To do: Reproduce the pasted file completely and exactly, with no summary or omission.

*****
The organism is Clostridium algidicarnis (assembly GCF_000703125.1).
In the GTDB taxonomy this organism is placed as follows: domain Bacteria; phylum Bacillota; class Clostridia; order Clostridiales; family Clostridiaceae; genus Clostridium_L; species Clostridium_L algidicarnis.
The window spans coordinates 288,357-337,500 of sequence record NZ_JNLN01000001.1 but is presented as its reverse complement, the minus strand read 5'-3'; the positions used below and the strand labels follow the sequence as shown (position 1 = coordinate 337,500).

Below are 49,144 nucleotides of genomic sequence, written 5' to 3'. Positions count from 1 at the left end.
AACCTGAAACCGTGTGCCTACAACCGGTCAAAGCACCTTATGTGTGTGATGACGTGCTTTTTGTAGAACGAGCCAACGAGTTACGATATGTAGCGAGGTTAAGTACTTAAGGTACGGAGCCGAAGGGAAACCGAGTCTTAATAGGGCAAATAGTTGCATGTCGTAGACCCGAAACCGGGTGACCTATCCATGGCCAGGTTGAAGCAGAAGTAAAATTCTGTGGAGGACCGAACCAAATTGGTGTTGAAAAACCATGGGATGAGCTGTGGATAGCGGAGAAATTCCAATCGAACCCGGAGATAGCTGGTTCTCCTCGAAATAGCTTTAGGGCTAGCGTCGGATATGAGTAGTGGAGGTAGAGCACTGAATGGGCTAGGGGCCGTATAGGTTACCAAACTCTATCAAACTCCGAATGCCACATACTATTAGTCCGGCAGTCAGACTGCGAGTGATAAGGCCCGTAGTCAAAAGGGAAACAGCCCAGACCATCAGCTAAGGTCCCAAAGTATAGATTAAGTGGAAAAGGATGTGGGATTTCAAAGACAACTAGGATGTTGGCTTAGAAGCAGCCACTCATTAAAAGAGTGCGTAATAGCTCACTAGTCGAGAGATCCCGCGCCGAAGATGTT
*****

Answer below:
The organism is Clostridium algidicarnis (assembly GCF_000703125.1).
In the GTDB taxonomy this organism is placed as follows: domain Bacteria; phylum Bacillota; class Clostridia; order Clostridiales; family Clostridiaceae; genus Clostridium_L; species Clostridium_L algidicarnis.
The window spans coordinates 288,357-337,500 of sequence record NZ_JNLN01000001.1 but is presented as its reverse complement, the minus strand read 5'-3'; the positions used below and the strand labels follow the sequence as shown (position 1 = coordinate 337,500).

Below are 49,144 nucleotides of genomic sequence, written 5' to 3'. Positions count from 1 at the left end.
AACCTGAAACCGTGTGCCTACAACCGGTCAAAGCACCTTATGTGTGTGATGACGTGCTTTTTGTAGAACGAGCCAACGAGTTACGATATGTAGCGAGGTTAAGTACTTAAGGTACGGAGCCGAAGGGAAACCGAGTCTTAATAGGGCAAATAGTTGCATGTCGTAGACCCGAAACCGGGTGACCTATCCATGGCCAGGTTGAAGCAGAAGTAAAATTCTGTGGAGGACCGAACCAAATTGGTGTTGAAAAACCATGGGATGAGCTGTGGATAGCGGAGAAATTCCAATCGAACCCGGAGATAGCTGGTTCTCCTCGAAATAGCTTTAGGGCTAGCGTCGGATATGAGTAGTGGAGGTAGAGCACTGAATGGGCTAGGGGCCGTATAGGTTACCAAACTCTATCAAACTCCGAATGCCACATACTATTAGTCCGGCAGTCAGACTGCGAGTGATAAGGCCCGTAGTCAAAAGGGAAACAGCCCAGACCATCAGCTAAGGTCCCAAAGTATAGATTAAGTGGAAAAGGATGTGGGATTTCAAAGACAACTAGGATGTTGGCTTAGAAGCAGCCACTCATTAAAAGAGTGCGTAATAGCTCACTAGTCGAGAGATCCCGCGCCGAAGATGTT